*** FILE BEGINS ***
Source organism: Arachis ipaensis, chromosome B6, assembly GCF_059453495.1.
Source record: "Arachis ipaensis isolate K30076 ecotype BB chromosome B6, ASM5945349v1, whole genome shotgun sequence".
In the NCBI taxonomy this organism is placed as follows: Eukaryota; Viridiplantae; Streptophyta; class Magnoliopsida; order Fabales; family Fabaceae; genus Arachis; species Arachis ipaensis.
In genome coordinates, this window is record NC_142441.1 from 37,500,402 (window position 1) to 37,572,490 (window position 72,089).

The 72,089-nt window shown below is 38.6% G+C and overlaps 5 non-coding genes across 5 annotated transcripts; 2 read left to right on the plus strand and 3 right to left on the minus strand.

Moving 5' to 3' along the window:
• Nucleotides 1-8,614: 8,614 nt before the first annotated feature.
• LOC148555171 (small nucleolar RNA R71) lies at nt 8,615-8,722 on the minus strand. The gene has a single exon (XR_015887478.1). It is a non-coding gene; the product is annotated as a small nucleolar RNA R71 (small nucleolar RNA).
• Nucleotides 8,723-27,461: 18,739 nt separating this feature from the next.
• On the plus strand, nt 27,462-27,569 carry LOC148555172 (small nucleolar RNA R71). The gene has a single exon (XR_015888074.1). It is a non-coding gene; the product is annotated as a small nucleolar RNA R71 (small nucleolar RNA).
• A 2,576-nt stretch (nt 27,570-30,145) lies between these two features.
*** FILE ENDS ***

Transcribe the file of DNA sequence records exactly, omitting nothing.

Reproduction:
Source organism: Arachis ipaensis, chromosome B6, assembly GCF_059453495.1.
Source record: "Arachis ipaensis isolate K30076 ecotype BB chromosome B6, ASM5945349v1, whole genome shotgun sequence".
In the NCBI taxonomy this organism is placed as follows: Eukaryota; Viridiplantae; Streptophyta; class Magnoliopsida; order Fabales; family Fabaceae; genus Arachis; species Arachis ipaensis.
In genome coordinates, this window is record NC_142441.1 from 37,500,402 (window position 1) to 37,572,490 (window position 72,089).

The 72,089-nt window shown below is 38.6% G+C and overlaps 5 non-coding genes across 5 annotated transcripts; 2 read left to right on the plus strand and 3 right to left on the minus strand.

Moving 5' to 3' along the window:
• Nucleotides 1-8,614: 8,614 nt before the first annotated feature.
• LOC148555171 (small nucleolar RNA R71) lies at nt 8,615-8,722 on the minus strand. The gene has a single exon (XR_015887478.1). It is a non-coding gene; the product is annotated as a small nucleolar RNA R71 (small nucleolar RNA).
• Nucleotides 8,723-27,461: 18,739 nt separating this feature from the next.
• On the plus strand, nt 27,462-27,569 carry LOC148555172 (small nucleolar RNA R71). The gene has a single exon (XR_015888074.1). It is a non-coding gene; the product is annotated as a small nucleolar RNA R71 (small nucleolar RNA).
• A 2,576-nt stretch (nt 27,570-30,145) lies between these two features.